Adherence to the food-based Japanese dietary guidelines and prevalence of poor oral health-related quality of life among older Japanese adults in the Kyoto-Kameoka study

Daiki Watanabe*, Kayo Kurotani, Tsukasa Yoshida, Hinako Nanri, Yuya Watanabe, Heiwa Date, Aya Itoi, Chiho Goto, Kazuko Ishikawa-Takata, Takeshi Kikutani, Mitsuyoshi Yoshida, Hiroyuki Fujita, Yosuke Yamada, Misaka Kimura

*Corresponding author for this work

Research output: Contribution to journalArticlepeer-review

Abstract

Although better diet quality is inversely related to the risk of geriatric disorders, the association of adherence to dietary guidelines with oral health-related quality of life (OHRQoL) is unclear. We aimed to investigate this association in older Japanese adults. This cross-sectional study included 7,984 Japanese participants aged ≥65 years from the population-based Kyoto-Kameoka study. Dietary intake was estimated using a validated self-administered food frequency questionnaire. The scores for adherence to the Japanese Food Guide Spinning Top (range: 0 [worst] to 80 [best]) were calculated. These scores were stratified into quartiles (Qs). Poor OHRQoL was defined as a score ≤ 50 using a 12-item Geriatric Oral Health Assessment Index. The odds ratios (ORs) and 95% confidence intervals (CIs) were calculated using multivariable logistic regression and the spline model. Higher adherence score was associated with a lower prevalence of poor OHRQoL (Q1-Q4: 36.0%, 32.1%, 27.9%, and 25.1%, respectively). An inverse association was found between the score for adherence to the food-based Japanese dietary guidelines and the ORs of poor OHRQoL among all the participants (Q1: reference; Q2: OR, 0.87 [95% CI: 0.75-1.00]; Q3: OR, 0.77 [95% CI: 0.66-0.90]; Q4: OR, 0.72 [95% CI: 0.62-0.85]; p for trend < 0.001). These relationships were similar to the results in the spline model. Higher adherence to the food-based Japanese dietary guidelines is inversely associated with the prevalence of poor OHRQoL in older adults. Our results may provide useful insights to improve and maintain oral health.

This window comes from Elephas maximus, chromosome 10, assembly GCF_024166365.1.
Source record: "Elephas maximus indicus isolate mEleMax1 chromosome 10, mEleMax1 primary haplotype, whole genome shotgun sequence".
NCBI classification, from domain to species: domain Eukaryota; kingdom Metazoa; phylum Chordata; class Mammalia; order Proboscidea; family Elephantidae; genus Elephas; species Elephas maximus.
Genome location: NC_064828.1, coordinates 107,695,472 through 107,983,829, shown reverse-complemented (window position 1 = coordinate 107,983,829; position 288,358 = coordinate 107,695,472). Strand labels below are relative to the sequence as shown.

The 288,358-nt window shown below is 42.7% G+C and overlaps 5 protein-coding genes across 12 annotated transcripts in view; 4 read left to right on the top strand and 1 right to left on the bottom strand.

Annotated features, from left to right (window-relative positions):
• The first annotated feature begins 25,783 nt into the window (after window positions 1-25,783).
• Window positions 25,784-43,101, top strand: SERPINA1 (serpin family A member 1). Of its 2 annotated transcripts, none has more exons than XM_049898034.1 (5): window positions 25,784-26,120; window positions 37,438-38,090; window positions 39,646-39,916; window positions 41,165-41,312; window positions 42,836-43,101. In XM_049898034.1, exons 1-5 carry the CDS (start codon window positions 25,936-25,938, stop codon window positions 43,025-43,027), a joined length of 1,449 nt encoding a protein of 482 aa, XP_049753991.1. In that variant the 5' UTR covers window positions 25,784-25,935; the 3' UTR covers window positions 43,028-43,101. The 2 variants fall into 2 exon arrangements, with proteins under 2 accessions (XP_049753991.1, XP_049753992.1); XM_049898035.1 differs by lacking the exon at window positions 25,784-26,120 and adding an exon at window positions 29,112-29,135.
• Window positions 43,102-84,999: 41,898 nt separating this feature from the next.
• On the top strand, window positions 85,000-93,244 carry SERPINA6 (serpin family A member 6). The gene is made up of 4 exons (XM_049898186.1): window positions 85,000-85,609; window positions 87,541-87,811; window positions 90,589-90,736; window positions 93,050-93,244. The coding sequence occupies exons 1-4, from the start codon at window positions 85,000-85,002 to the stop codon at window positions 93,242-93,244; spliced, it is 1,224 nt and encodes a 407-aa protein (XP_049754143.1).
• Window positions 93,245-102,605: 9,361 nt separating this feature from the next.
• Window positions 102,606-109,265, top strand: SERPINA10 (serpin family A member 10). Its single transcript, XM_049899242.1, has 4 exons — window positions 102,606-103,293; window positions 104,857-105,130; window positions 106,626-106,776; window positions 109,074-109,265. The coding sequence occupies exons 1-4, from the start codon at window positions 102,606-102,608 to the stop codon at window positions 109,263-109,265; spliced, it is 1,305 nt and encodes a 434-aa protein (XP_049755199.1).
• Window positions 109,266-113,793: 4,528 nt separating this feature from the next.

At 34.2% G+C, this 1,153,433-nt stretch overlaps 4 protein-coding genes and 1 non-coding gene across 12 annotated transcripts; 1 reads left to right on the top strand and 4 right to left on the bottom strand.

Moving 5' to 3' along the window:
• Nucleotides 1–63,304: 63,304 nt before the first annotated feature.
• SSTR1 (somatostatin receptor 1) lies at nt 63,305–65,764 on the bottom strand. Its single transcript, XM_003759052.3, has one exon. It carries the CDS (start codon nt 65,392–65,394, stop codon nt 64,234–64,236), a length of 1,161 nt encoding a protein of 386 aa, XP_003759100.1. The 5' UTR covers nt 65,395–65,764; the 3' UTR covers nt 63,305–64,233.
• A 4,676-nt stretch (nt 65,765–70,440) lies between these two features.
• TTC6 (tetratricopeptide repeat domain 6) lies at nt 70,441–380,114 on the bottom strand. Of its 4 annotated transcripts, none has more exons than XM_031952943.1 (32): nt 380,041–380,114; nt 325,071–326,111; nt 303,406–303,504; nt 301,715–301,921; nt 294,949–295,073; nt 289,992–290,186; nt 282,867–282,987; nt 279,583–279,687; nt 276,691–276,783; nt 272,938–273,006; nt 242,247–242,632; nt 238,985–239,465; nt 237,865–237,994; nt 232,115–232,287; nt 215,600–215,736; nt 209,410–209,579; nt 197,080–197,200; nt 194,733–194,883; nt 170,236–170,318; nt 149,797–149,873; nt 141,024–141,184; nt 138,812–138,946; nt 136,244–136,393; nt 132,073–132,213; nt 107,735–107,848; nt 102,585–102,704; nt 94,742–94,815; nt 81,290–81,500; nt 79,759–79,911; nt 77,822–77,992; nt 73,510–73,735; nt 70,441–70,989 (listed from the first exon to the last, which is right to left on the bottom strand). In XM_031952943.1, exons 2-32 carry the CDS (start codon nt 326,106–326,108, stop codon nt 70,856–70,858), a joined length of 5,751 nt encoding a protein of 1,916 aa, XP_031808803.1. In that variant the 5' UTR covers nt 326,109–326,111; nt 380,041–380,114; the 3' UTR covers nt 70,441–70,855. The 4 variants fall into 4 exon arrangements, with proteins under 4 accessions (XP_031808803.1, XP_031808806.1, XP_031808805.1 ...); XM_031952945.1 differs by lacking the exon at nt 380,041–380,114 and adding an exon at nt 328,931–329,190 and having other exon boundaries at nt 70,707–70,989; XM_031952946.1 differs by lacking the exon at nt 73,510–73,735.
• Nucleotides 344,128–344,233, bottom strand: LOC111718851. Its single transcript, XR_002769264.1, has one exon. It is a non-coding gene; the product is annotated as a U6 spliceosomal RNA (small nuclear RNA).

Original languageEnglish
JournalBritish Journal of Nutrition
DOIs
Publication statusAccepted/In press - 2021
Externally publishedYes

Keywords

  • cross-sectional study
  • diet quality
  • Japanese Food Guide Spinning Top
  • older adults
  • oral health-related quality of life

ASJC Scopus subject areas

  • Medicine (miscellaneous)
  • Nutrition and Dietetics

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